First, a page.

Mr D recalled being present when his colleagues sprayed the front and rear bulkheads of the locomotives and the driver's cabins with blue asbestos, which he described as having a texture like candyfloss. Once sprayed, Mr D would be tasked with fitting and wiring the control panels, which inevitably meant breaking through dried sprayed asbestos to push wires into place.
Mr D was the primary carer of his wife who suffers with Muscular Dystrophy and is profoundly disabled. She is chair and bed-bound and uses a ventilator at night. He had an adapted vehicle to take her to the seafront and to her various medical appointments. Mrs D also relied on her husband to do the cooking and take care of the house.
Mr D began to experience breathlessness and went to his GP. After undergoing various tests, he was diagnosed with mesothelioma.
Mr D contacted Andrew Morgan who visited him at home. Andrew quickly secured an admission of liability and an interim payment of £50,000.
Mr D underwent major surgery to remove the part of his lung that was the most affected. He also endured seven cycles of chemotherapy, the side effects of which left him hospitalised and in need of blood transfusion on more than one occasion. Their daughter moved back into the family home to provide care and in his last weeks, Mr D had a Marie Curie Nurse to care for him during the night. Sadly, Mr D died at home in October 2017.
Andrew spent a great deal of time carefully valuing the tricky care element of the claim, which was worth a substantial proportion of the claim, as Mrs D had lost not only her husband but also her main carer. Any settlement needed to take account of Mrs D's future care needs, which would include the cost of a residential carer plus day carers for the rest of Mrs D's life, or else the cost of moving to a nursing care home.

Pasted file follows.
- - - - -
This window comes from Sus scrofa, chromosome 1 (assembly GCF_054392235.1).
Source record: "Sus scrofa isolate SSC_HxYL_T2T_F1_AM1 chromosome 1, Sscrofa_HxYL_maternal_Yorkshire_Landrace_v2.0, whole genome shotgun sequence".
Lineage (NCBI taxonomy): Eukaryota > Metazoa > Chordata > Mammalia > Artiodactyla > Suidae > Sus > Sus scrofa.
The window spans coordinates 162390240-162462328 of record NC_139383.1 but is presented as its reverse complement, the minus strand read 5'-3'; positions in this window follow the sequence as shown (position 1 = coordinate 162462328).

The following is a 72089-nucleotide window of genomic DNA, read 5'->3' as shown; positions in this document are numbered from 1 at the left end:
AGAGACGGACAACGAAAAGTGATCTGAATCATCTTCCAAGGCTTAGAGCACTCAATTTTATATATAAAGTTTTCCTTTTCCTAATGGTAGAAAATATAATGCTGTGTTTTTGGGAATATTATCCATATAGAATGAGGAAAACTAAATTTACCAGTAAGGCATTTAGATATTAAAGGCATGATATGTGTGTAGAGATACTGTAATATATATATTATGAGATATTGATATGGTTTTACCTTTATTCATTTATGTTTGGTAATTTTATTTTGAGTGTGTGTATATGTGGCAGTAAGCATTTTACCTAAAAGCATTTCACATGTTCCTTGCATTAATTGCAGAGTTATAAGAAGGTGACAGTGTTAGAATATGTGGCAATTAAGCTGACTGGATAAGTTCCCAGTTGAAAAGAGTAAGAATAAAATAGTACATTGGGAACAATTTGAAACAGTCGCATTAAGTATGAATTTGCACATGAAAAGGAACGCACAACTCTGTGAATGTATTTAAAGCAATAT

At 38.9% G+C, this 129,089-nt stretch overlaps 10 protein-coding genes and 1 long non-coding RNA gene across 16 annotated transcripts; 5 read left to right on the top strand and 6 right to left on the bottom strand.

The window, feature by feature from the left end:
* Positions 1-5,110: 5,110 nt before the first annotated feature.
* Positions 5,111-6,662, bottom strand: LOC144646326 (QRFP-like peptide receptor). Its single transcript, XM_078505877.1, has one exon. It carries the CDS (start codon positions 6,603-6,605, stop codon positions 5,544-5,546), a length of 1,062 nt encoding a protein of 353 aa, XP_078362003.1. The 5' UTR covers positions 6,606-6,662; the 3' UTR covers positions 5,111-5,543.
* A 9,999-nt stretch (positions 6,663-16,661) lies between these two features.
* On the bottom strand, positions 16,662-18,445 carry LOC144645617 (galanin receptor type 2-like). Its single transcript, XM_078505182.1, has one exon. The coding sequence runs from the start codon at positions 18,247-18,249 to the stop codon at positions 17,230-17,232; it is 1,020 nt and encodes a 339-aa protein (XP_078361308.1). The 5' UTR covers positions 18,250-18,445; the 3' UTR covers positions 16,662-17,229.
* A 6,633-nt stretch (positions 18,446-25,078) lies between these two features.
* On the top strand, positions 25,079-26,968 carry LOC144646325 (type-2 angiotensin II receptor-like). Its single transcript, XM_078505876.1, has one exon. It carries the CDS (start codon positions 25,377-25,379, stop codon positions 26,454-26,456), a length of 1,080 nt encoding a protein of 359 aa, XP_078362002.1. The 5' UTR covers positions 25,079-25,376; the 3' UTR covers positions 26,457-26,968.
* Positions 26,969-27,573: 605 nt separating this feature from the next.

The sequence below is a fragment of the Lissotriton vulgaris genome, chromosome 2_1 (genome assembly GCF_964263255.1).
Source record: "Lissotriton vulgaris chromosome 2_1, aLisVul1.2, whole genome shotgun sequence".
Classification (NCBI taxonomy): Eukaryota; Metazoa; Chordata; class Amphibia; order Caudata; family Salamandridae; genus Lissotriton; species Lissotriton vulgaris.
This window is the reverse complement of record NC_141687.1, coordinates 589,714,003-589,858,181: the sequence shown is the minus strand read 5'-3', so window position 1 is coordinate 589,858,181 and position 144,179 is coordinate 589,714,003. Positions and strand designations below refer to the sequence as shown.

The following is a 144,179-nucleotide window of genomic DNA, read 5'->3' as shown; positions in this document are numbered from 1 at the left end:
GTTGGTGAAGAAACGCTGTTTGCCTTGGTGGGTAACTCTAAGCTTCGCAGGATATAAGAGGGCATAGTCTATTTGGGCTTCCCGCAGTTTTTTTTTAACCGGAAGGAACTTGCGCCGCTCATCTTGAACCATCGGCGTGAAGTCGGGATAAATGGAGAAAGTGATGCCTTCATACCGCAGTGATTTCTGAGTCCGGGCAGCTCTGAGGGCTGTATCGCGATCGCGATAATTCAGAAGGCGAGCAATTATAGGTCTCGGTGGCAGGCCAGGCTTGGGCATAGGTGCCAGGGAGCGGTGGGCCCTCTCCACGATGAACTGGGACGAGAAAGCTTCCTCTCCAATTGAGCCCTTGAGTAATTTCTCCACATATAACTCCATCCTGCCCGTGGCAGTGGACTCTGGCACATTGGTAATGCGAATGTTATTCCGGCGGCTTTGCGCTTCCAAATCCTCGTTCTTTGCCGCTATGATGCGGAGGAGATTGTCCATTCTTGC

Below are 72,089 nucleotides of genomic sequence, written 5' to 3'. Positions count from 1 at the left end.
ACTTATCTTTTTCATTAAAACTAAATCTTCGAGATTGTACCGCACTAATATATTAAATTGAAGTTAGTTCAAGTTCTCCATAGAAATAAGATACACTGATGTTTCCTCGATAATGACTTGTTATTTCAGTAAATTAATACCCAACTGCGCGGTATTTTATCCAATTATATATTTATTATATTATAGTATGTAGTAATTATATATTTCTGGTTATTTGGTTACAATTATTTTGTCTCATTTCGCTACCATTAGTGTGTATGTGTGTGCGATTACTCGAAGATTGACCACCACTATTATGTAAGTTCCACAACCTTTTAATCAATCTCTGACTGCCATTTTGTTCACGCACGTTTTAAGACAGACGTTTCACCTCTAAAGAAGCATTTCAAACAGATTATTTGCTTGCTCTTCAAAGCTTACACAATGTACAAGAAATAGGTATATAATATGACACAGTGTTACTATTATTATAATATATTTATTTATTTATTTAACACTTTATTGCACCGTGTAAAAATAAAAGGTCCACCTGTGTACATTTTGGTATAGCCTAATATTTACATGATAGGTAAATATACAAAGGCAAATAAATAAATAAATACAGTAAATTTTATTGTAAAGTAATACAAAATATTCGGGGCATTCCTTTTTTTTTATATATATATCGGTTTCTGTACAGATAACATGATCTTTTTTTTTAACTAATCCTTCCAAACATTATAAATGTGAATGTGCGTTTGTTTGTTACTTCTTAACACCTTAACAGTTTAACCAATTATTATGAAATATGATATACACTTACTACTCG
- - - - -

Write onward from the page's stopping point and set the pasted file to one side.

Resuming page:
Andrew's initial valuation of the claim stood at just over £1m which was supported by evidence from expert witnesses. Andrew's valuation accounted for the fact that Mrs D's condition was deteriorating and would continue to do so.
Since her husband's death, Mrs D had spent a considerable amount of her own savings to pay for private carers. Andrew therefore secured a further five interim payments of £50,000 each to ensure she had the vital funds needed to continue paying for her care needs.
The Defendant argued that as Mr D was elderly, having died in his early 70's, the level of care he would have provided his wife, had he not contracted mesothelioma, would have decreased as he became more frail and that he would have had to have appointed carers at some point in any case.
Eventually, after intense negotiations and days before issuing court proceedings, Andrew settled the claim for £950,000. This compensates Mrs D for the loss of her husband's pension income and for his support in the past and also funds her care for the rest of her life.
Following settlement, the family said they were pleased that the claim had settled.
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